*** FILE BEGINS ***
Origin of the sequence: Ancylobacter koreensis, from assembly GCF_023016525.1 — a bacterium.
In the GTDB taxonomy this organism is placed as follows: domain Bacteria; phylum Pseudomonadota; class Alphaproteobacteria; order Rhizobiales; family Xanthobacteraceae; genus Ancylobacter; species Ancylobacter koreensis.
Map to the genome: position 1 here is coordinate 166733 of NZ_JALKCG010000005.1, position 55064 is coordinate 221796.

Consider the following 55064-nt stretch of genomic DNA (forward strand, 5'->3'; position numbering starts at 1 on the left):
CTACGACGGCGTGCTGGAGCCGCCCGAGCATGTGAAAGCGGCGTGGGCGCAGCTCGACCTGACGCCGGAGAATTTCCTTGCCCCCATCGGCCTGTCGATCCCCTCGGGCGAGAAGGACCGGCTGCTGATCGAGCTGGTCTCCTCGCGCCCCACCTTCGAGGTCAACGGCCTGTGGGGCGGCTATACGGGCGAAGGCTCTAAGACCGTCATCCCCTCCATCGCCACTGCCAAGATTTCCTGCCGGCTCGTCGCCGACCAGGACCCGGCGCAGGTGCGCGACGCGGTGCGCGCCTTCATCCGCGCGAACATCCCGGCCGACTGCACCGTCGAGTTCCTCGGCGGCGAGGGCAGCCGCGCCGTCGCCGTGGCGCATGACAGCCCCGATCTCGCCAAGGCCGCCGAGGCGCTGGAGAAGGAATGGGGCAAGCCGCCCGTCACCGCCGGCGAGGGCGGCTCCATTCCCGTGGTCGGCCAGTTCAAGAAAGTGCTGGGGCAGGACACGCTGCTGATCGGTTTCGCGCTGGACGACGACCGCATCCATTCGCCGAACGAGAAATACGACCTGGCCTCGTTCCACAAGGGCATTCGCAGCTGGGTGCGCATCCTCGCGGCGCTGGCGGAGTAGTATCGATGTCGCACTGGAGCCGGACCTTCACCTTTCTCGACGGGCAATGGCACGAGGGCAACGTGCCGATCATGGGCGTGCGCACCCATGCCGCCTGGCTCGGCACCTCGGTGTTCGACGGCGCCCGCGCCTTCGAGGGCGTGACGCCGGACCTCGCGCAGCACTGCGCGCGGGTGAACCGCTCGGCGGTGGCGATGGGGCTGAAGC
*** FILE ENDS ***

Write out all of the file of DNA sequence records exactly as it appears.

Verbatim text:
Origin of the sequence: Ancylobacter koreensis, from assembly GCF_023016525.1 — a bacterium.
In the GTDB taxonomy this organism is placed as follows: domain Bacteria; phylum Pseudomonadota; class Alphaproteobacteria; order Rhizobiales; family Xanthobacteraceae; genus Ancylobacter; species Ancylobacter koreensis.
Map to the genome: position 1 here is coordinate 166733 of NZ_JALKCG010000005.1, position 55064 is coordinate 221796.

Consider the following 55064-nt stretch of genomic DNA (forward strand, 5'->3'; position numbering starts at 1 on the left):
CTACGACGGCGTGCTGGAGCCGCCCGAGCATGTGAAAGCGGCGTGGGCGCAGCTCGACCTGACGCCGGAGAATTTCCTTGCCCCCATCGGCCTGTCGATCCCCTCGGGCGAGAAGGACCGGCTGCTGATCGAGCTGGTCTCCTCGCGCCCCACCTTCGAGGTCAACGGCCTGTGGGGCGGCTATACGGGCGAAGGCTCTAAGACCGTCATCCCCTCCATCGCCACTGCCAAGATTTCCTGCCGGCTCGTCGCCGACCAGGACCCGGCGCAGGTGCGCGACGCGGTGCGCGCCTTCATCCGCGCGAACATCCCGGCCGACTGCACCGTCGAGTTCCTCGGCGGCGAGGGCAGCCGCGCCGTCGCCGTGGCGCATGACAGCCCCGATCTCGCCAAGGCCGCCGAGGCGCTGGAGAAGGAATGGGGCAAGCCGCCCGTCACCGCCGGCGAGGGCGGCTCCATTCCCGTGGTCGGCCAGTTCAAGAAAGTGCTGGGGCAGGACACGCTGCTGATCGGTTTCGCGCTGGACGACGACCGCATCCATTCGCCGAACGAGAAATACGACCTGGCCTCGTTCCACAAGGGCATTCGCAGCTGGGTGCGCATCCTCGCGGCGCTGGCGGAGTAGTATCGATGTCGCACTGGAGCCGGACCTTCACCTTTCTCGACGGGCAATGGCACGAGGGCAACGTGCCGATCATGGGCGTGCGCACCCATGCCGCCTGGCTCGGCACCTCGGTGTTCGACGGCGCCCGCGCCTTCGAGGGCGTGACGCCGGACCTCGCGCAGCACTGCGCGCGGGTGAACCGCTCGGCGGTGGCGATGGGGCTGAAGC